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Boris Johnson leads British tributes to 9/11 victims 20 years on

Boris Johnson will today lead British tributes to the victims of 9/11, amid tension in the special relationship in the wake of the chaotic withdrawal from Kabul.

In a video message to be played at a memorial event in London, the Prime Minister warned the terrorist threat ‘persists’ – although they had failed to ’cause us to abandon our values, or to live in permanent fear’.

And he said last month’s events in Afghanistan should strengthen the West’s determination to ‘hold fast to our belief in liberty and democracy, which will always prevail over every foe’.

He will mark the 20th anniversary of the attacks on the Twin Towers in New York from his official country residence.

The message will be played at a memorial event organised by the ‘Since 9/11’ organisation at the Olympic Park. The terrorist outrage killed 67 Britons out of nearly 3,000 in total.

In a video message to be played at a memorial event in London, the Prime Minister warned the terrorist threat ‘persists’ – although they had failed to ’cause us to abandon our values, or to live in permanent fear’

Smoke pours from the twin towers of the World Trade Center after they were hit by two hijacked airliners in a terrorist attack September 11, 2001

Smoke pours from the twin towers of the World Trade Center after they were hit by two hijacked airliners in a terrorist attack September 11, 2001

Mr Johnson said: ‘On a crystal clear morning, terrorists attacked the United States with the simple goal of killing or maiming as many human beings as possible, and by inflicting such bloodshed in the world’s greatest democracy, they tried to destroy the faith of free peoples everywhere in the open societies which terrorists despise and which we cherish.

‘And it is precisely because of the openness and tolerance of the United States that people of almost every nationality and religion were among the 2,977 murdered on that day, including 67 Britons, each of them a symbol of the eternal friendship between the United Kingdom and the United States.

U.S Department of Homeland Security Secretary Alejandro Mayorkas, Governor Kathy Hochul, Mayor Bill de Blasio, and Police Commissioner Dermot Shea briefs the Press on 9/11 preparations from the Command Center at 1 Police Plaza on September 10 2021

U.S Department of Homeland Security Secretary Alejandro Mayorkas, Governor Kathy Hochul, Mayor Bill de Blasio, and Police Commissioner Dermot Shea briefs the Press on 9/11 preparations from the Command Center at 1 Police Plaza on September 10 2021

‘But while the terrorists imposed their burden of grief and suffering, and while the threat persists today, we can now say with the perspective of 20 years that they failed to shake our belief in freedom and democracy; they failed to drive our nations apart, or cause us to abandon our values, or to live in permanent fear.’

He added: ‘The fact that we are coming together today – in sorrow but also in faith and resolve – demonstrates the failure of terrorism and the strength of the bonds between us.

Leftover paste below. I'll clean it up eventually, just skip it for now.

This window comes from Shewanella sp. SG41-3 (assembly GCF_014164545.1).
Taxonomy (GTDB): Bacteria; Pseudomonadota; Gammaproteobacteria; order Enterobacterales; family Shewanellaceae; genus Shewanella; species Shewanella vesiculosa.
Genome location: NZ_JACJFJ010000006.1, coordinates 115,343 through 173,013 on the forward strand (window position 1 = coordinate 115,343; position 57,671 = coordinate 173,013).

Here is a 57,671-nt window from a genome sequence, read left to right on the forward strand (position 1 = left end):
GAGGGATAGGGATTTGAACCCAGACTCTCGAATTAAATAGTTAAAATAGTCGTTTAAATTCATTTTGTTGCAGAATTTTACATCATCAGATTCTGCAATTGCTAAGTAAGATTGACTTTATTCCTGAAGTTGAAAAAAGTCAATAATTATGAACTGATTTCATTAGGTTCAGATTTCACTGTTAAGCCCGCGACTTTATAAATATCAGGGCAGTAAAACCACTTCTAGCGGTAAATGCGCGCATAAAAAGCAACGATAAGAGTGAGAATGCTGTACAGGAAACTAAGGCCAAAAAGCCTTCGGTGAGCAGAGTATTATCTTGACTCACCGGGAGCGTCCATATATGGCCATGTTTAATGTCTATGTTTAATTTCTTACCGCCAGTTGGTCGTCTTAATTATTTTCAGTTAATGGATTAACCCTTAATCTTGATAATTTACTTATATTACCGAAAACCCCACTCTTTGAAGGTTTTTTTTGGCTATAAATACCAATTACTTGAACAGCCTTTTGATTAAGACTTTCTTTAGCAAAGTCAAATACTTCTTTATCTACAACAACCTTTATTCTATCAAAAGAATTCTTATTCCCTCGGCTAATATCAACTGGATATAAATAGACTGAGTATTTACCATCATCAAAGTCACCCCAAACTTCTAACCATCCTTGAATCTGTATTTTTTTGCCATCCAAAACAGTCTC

‘The United Kingdom promised our American friends that we would be proud to receive a memorial, forged from the twisted steel of Ground Zero and display it permanently in the Olympic Park in London, which symbolises freedom and openness, the exact reverse of what the killers stood for.

‘Recent events in Afghanistan only strengthen our determination to remember those who were taken from us, cherish the survivors and those who still grieve and hold fast to our belief in liberty and democracy, which will always prevail over every foe.’

A spokesman for the Prime Minister said Mr Johnson would not be attending the memorial in New York in person on Saturday, but would ‘mark the anniversary at home’ as he works from Chequers this weekend.

Asked whether Mr Johnson was invited to visit New York – the city of his birth – as part of commemorations, the spokesman said: ‘I believe our ambassador in Washington will attend the memorial event in New York and lay a wreath.’

Afghans struggle to reach the foreign forces to show their credentials to flee the country outside the Hamid Karzai International Airport, in Kabul, Afghanistan, 26 August 2021

Afghans struggle to reach the foreign forces to show their credentials to flee the country outside the Hamid Karzai International Airport, in Kabul, Afghanistan, 26 August 2021

Meanwhile Jack Straw has said the West’s ‘fundamental mistake’ in Afghanistan was its belief that the Taliban was ‘out as well as down’.

Writing in House magazine, Mr Straw – who was foreign secretary at the time of the Nato invasion of Afghanistan in 2001 – said: ‘There were other errors. One was trying to pursue counter-terrorist and counter-narcotics strategies at the same time.

‘Tens of thousands of Afghan farmers depend on poppy production for their (meagre) livelihood, to meet the insatiable demand for heroin from the West. In the absence of viable alternative crops, eradicating poppy production was a recruiting sergeant for the Taliban.’

He added: ‘As for the future, military planners and historians will need to learn from our errors.

‘The US will need the painful lesson (not for the first time) that it is hearts and minds which ultimately wins a peace, not fire-power. And we will all have to swallow hard, and deal with the Taliban unless and until that becomes impossible.

‘International pressure, and aid, will both be necessary, not least if girls are to continue to be educated and women to work.’

Read more at DailyMail.co.uk